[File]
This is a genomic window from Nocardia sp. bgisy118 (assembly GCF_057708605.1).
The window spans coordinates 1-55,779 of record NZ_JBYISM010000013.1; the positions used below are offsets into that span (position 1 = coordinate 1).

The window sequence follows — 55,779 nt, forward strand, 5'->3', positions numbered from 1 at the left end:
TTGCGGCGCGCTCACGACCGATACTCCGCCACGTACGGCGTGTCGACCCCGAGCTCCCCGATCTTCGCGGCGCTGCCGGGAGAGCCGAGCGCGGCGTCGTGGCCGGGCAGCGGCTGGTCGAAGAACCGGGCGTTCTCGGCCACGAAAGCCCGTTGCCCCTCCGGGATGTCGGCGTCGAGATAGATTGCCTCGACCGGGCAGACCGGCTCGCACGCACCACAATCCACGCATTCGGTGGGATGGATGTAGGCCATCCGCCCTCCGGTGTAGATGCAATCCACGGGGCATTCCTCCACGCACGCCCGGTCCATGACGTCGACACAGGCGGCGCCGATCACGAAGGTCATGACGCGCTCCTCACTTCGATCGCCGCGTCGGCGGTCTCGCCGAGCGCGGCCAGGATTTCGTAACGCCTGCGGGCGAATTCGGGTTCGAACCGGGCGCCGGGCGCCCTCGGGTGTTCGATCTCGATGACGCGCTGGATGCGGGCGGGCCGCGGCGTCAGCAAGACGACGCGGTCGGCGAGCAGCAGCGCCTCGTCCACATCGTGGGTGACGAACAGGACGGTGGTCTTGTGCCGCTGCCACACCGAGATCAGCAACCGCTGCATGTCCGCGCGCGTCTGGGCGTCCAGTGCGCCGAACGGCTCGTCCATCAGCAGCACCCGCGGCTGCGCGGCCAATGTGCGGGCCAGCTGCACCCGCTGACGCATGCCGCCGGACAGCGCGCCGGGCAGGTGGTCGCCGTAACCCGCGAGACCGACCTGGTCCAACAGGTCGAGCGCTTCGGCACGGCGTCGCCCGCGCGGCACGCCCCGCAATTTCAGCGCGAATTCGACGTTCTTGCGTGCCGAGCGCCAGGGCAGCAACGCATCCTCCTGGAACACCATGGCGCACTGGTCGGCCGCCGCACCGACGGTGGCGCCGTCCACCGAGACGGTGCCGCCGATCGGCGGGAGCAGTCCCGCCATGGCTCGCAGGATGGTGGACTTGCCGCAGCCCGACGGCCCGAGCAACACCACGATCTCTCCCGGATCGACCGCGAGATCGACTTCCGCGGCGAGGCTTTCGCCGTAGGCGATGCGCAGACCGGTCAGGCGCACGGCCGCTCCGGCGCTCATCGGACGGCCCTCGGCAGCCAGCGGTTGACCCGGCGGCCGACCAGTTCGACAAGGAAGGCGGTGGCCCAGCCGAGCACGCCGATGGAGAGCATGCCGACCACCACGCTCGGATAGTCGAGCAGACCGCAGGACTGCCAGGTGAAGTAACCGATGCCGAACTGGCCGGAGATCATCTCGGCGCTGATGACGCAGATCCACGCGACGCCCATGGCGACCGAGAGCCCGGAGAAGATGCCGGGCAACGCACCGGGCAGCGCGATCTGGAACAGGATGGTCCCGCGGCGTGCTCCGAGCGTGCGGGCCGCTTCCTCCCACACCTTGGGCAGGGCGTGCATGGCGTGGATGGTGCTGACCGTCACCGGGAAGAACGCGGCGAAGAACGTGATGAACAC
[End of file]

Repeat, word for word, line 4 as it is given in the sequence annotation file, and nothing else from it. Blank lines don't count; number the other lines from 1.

TTGCGGCGCGCTCACGACCGATACTCCGCCACGTACGGCGTGTCGACCCCGAGCTCCCCGATCTTCGCGGCGCTGCCGGGAGAGCCGAGCGCGGCGTCGTGGCCGGGCAGCGGCTGGTCGAAGAACCGGGCGTTCTCGGCCACGAAAGCCCGTTGCCCCTCCGGGATGTCGGCGTCGAGATAGATTGCCTCGACCGGGCAGACCGGCTCGCACGCACCACAATCCACGCATTCGGTGGGATGGATGTAGGCCATCCGCCCTCCGGTGTAGATGCAATCCACGGGGCATTCCTCCACGCACGCCCGGTCCATGACGTCGACACAGGCGGCGCCGATCACGAAGGTCATGACGCGCTCCTCACTTCGATCGCCGCGTCGGCGGTCTCGCCGAGCGCGGCCAGGATTTCGTAACGCCTGCGGGCGAATTCGGGTTCGAACCGGGCGCCGGGCGCCCTCGGGTGTTCGATCTCGATGACGCGCTGGATGCGGGCGGGCCGCGGCGTCAGCAAGACGACGCGGTCGGCGAGCAGCAGCGCCTCGTCCACATCGTGGGTGACGAACAGGACGGTGGTCTTGTGCCGCTGCCACACCGAGATCAGCAACCGCTGCATGTCCGCGCGCGTCTGGGCGTCCAGTGCGCCGAACGGCTCGTCCATCAGCAGCACCCGCGGCTGCGCGGCCAATGTGCGGGCCAGCTGCACCCGCTGACGCATGCCGCCGGACAGCGCGCCGGGCAGGTGGTCGCCGTAACCCGCGAGACCGACCTGGTCCAACAGGTCGAGCGCTTCGGCACGGCGTCGCCCGCGCGGCACGCCCCGCAATTTCAGCGCGAATTCGACGTTCTTGCGTGCCGAGCGCCAGGGCAGCAACGCATCCTCCTGGAACACCATGGCGCACTGGTCGGCCGCCGCACCGACGGTGGCGCCGTCCACCGAGACGGTGCCGCCGATCGGCGGGAGCAGTCCCGCCATGGCTCGCAGGATGGTGGACTTGCCGCAGCCCGACGGCCCGAGCAACACCACGATCTCTCCCGGATCGACCGCGAGATCGACTTCCGCGGCGAGGCTTTCGCCGTAGGCGATGCGCAGACCGGTCAGGCGCACGGCCGCTCCGGCGCTCATCGGACGGCCCTCGGCAGCCAGCGGTTGACCCGGCGGCCGACCAGTTCGACAAGGAAGGCGGTGGCCCAGCCGAGCACGCCGATGGAGAGCATGCCGACCACCACGCTCGGATAGTCGAGCAGACCGCAGGACTGCCAGGTGAAGTAACCGATGCCGAACTGGCCGGAGATCATCTCGGCGCTGATGACGCAGATCCACGCGACGCCCATGGCGACCGAGAGCCCGGAGAAGATGCCGGGCAACGCACCGGGCAGCGCGATCTGGAACAGGATGGTCCCGCGGCGTGCTCCGAGCGTGCGGGCCGCTTCCTCCCACACCTTGGGCAGGGCGTGCATGGCGTGGATGGTGCTGACCGTCACCGGGAAGAACGCGGCGAAGAACGTGATGAACAC